When you view people or ideas as your adversaries—view them in zero-sum terms—your unconscious mind does the rest of the work, making you conceive them and depict them in less flattering terms than is objectively warranted. ht: ZoomtardApplies to all kinds of disagreements methinks. How different the argument might look if I view people as friends, or just human beings. People with feelings, relationships and lives to live.
Along a similar line Don Carson cites Bryan Magee on Karl Popper:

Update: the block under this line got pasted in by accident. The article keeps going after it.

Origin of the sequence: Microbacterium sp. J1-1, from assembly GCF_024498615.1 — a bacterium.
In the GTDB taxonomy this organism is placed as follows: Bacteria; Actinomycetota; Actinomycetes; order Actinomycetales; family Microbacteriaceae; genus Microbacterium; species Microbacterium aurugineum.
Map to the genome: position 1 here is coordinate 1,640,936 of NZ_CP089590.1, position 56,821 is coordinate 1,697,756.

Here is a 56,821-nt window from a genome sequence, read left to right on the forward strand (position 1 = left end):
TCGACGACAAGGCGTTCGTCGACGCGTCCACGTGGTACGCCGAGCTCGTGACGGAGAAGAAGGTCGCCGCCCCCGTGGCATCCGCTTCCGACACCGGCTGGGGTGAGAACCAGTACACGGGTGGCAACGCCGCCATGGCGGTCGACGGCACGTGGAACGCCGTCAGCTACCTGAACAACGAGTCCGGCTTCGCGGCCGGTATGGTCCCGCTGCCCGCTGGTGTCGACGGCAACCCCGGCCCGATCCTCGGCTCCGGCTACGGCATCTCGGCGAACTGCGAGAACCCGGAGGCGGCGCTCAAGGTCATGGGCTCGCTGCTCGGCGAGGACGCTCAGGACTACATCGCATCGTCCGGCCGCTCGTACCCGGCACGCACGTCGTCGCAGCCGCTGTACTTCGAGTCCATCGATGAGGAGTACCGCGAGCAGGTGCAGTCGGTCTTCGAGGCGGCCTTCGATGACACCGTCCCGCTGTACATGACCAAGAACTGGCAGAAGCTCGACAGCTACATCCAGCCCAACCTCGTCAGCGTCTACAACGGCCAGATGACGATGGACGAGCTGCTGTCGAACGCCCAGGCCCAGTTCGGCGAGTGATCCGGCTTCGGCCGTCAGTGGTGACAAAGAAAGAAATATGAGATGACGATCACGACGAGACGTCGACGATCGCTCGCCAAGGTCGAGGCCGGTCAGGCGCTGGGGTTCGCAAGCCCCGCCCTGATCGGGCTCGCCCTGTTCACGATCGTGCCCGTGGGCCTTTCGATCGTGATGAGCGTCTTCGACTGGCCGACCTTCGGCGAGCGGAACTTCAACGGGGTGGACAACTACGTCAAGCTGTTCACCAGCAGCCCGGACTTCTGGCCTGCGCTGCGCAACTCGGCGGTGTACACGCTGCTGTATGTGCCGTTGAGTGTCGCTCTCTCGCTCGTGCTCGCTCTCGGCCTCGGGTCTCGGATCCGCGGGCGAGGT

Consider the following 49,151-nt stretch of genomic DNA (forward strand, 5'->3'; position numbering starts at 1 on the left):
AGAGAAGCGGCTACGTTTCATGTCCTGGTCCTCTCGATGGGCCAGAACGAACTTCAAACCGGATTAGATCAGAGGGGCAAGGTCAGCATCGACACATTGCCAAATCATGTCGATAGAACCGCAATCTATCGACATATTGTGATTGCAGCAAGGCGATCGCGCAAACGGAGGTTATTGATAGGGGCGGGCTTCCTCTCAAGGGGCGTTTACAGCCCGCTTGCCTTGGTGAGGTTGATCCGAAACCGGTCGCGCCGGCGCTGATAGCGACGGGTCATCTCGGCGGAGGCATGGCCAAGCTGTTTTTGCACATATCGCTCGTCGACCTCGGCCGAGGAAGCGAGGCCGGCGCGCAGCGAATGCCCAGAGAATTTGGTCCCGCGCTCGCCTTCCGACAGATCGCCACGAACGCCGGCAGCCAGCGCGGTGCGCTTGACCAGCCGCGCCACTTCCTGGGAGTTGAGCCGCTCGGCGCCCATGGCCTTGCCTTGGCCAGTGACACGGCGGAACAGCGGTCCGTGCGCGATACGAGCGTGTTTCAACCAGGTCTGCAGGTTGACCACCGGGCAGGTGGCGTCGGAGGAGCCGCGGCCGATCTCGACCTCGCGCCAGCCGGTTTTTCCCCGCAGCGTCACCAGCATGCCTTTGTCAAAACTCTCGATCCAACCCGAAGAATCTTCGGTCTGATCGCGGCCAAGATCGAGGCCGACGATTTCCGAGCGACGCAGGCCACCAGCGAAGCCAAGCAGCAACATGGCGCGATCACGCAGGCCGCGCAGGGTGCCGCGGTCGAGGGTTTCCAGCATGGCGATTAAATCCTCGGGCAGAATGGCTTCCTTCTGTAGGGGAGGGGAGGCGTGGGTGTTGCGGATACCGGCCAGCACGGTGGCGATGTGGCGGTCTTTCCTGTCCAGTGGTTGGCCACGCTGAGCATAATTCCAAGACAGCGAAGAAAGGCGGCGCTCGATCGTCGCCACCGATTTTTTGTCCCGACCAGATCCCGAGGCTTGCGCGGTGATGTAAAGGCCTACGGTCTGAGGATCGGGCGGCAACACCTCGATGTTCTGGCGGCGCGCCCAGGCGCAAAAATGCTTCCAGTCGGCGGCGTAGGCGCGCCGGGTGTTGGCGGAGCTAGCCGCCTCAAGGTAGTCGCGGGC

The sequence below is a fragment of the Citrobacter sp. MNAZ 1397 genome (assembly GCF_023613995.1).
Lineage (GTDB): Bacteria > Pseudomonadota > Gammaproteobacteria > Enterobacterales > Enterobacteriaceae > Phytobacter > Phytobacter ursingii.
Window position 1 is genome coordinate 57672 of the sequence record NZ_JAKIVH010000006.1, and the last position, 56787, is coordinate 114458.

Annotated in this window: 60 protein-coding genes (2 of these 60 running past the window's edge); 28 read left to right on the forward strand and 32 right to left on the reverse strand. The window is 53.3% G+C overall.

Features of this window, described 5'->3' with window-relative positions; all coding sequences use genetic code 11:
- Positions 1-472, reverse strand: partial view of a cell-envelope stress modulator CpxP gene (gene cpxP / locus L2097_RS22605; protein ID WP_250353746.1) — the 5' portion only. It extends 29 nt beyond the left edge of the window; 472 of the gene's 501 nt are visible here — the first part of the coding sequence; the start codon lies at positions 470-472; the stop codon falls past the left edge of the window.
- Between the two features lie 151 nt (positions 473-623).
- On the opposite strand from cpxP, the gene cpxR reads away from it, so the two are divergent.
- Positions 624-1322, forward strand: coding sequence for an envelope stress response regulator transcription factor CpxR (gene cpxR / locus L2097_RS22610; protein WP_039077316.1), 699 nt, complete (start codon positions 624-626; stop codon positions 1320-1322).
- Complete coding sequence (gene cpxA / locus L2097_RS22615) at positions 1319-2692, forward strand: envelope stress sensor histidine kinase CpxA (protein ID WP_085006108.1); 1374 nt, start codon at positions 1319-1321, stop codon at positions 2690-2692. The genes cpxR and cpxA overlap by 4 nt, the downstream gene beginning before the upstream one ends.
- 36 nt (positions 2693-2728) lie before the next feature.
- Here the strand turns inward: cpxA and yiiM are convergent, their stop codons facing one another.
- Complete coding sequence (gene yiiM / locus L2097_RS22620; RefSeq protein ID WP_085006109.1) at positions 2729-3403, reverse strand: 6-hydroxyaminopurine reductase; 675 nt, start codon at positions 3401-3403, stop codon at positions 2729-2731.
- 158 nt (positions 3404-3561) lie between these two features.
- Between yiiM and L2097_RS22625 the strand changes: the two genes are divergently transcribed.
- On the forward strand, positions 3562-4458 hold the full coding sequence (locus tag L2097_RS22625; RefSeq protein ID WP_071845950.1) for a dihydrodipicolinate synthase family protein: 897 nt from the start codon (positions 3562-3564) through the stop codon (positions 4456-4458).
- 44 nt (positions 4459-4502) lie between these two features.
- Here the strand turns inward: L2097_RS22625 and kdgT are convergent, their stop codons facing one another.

I had always loved argument, and over the years I had become quite good at identifying weak points in an opponent’s defense and bringing concentrated fire to bear on them. This is what virtually all polemicists have sought to do since ancient times, even the most famous of them. But Popper did the opposite. He sought out his opponents’ case at its strongest and attacked that. Indeed, he would improve it, if he possibly could, before attacking it. . . . Over several pages of prior discussion he would remove avoidable contradictions or weaknesses, close loopholes, pass over minor deficiencies, let his opponents’ case have the benefit of every possible doubt, and reformulate the most appealing parts of it in the most rigorous, powerful and effective arguments he could find—and then direct his onslaught against it. The outcome, when successful, was devastating. At the end there would be nothing left to say in favor of the opposing case except for tributes and concessions that Popper had himself already made. It was incredibly exciting intellectually. (152–53)Easy to shoot holes in weak arguments, much harded to engage with the best of someone elses position, but much more respectful and productive.